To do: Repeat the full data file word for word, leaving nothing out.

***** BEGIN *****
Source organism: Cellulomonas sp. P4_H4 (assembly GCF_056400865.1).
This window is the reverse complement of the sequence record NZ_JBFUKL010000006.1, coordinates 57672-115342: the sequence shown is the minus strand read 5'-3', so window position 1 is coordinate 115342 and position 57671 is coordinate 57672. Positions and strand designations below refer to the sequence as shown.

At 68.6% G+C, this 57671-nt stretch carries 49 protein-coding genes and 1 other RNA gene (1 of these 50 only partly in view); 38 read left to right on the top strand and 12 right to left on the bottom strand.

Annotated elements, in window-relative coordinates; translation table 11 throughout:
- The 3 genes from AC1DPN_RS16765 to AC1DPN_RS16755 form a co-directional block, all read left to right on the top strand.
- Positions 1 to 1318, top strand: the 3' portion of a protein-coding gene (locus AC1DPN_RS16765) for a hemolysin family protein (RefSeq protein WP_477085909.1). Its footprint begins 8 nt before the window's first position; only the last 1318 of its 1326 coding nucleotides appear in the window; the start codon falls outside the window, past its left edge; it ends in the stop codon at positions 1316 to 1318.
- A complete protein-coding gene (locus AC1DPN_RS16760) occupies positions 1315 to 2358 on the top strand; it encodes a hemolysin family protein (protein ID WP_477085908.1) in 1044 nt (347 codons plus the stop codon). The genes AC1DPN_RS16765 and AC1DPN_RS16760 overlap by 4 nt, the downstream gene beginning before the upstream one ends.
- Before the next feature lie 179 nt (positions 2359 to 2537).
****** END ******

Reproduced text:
Source organism: Cellulomonas sp. P4_H4 (assembly GCF_056400865.1).
This window is the reverse complement of the sequence record NZ_JBFUKL010000006.1, coordinates 57672-115342: the sequence shown is the minus strand read 5'-3', so window position 1 is coordinate 115342 and position 57671 is coordinate 57672. Positions and strand designations below refer to the sequence as shown.

At 68.6% G+C, this 57671-nt stretch carries 49 protein-coding genes and 1 other RNA gene (1 of these 50 only partly in view); 38 read left to right on the top strand and 12 right to left on the bottom strand.

Annotated elements, in window-relative coordinates; translation table 11 throughout:
- The 3 genes from AC1DPN_RS16765 to AC1DPN_RS16755 form a co-directional block, all read left to right on the top strand.
- Positions 1 to 1318, top strand: the 3' portion of a protein-coding gene (locus AC1DPN_RS16765) for a hemolysin family protein (RefSeq protein WP_477085909.1). Its footprint begins 8 nt before the window's first position; only the last 1318 of its 1326 coding nucleotides appear in the window; the start codon falls outside the window, past its left edge; it ends in the stop codon at positions 1316 to 1318.
- A complete protein-coding gene (locus AC1DPN_RS16760) occupies positions 1315 to 2358 on the top strand; it encodes a hemolysin family protein (protein ID WP_477085908.1) in 1044 nt (347 codons plus the stop codon). The genes AC1DPN_RS16765 and AC1DPN_RS16760 overlap by 4 nt, the downstream gene beginning before the upstream one ends.
- Before the next feature lie 179 nt (positions 2359 to 2537).